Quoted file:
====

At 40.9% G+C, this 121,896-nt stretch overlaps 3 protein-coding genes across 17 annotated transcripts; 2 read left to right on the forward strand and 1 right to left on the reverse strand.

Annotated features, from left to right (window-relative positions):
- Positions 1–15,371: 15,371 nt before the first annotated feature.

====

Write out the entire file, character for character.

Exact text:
At 40.9% G+C, this 121,896-nt stretch overlaps 3 protein-coding genes across 17 annotated transcripts; 2 read left to right on the forward strand and 1 right to left on the reverse strand.

Annotated features, from left to right (window-relative positions):
- Positions 1–15,371: 15,371 nt before the first annotated feature.